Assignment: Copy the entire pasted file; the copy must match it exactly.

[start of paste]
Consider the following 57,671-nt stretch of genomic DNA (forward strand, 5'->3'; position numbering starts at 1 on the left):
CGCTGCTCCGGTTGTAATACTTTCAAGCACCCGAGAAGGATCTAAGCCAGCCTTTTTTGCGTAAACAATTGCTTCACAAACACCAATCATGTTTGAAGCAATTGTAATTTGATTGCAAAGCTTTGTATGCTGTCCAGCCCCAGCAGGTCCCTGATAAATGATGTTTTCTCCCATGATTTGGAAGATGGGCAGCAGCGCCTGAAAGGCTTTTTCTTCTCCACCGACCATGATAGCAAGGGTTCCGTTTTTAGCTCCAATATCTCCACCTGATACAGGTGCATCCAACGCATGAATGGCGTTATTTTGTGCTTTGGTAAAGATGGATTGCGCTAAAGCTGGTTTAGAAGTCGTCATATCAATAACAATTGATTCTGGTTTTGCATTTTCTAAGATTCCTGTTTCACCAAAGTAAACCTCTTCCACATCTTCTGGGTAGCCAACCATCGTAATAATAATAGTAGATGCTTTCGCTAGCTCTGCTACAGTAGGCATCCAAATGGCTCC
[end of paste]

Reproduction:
Consider the following 57,671-nt stretch of genomic DNA (forward strand, 5'->3'; position numbering starts at 1 on the left):
CGCTGCTCCGGTTGTAATACTTTCAAGCACCCGAGAAGGATCTAAGCCAGCCTTTTTTGCGTAAACAATTGCTTCACAAACACCAATCATGTTTGAAGCAATTGTAATTTGATTGCAAAGCTTTGTATGCTGTCCAGCCCCAGCAGGTCCCTGATAAATGATGTTTTCTCCCATGATTTGGAAGATGGGCAGCAGCGCCTGAAAGGCTTTTTCTTCTCCACCGACCATGATAGCAAGGGTTCCGTTTTTAGCTCCAATATCTCCACCTGATACAGGTGCATCCAACGCATGAATGGCGTTATTTTGTGCTTTGGTAAAGATGGATTGCGCTAAAGCTGGTTTAGAAGTCGTCATATCAATAACAATTGATTCTGGTTTTGCATTTTCTAAGATTCCTGTTTCACCAAAGTAAACCTCTTCCACATCTTCTGGGTAGCCAACCATCGTAATAATAATAGTAGATGCTTTCGCTAGCTCTGCTACAGTAGGCATCCAAATGGCTCC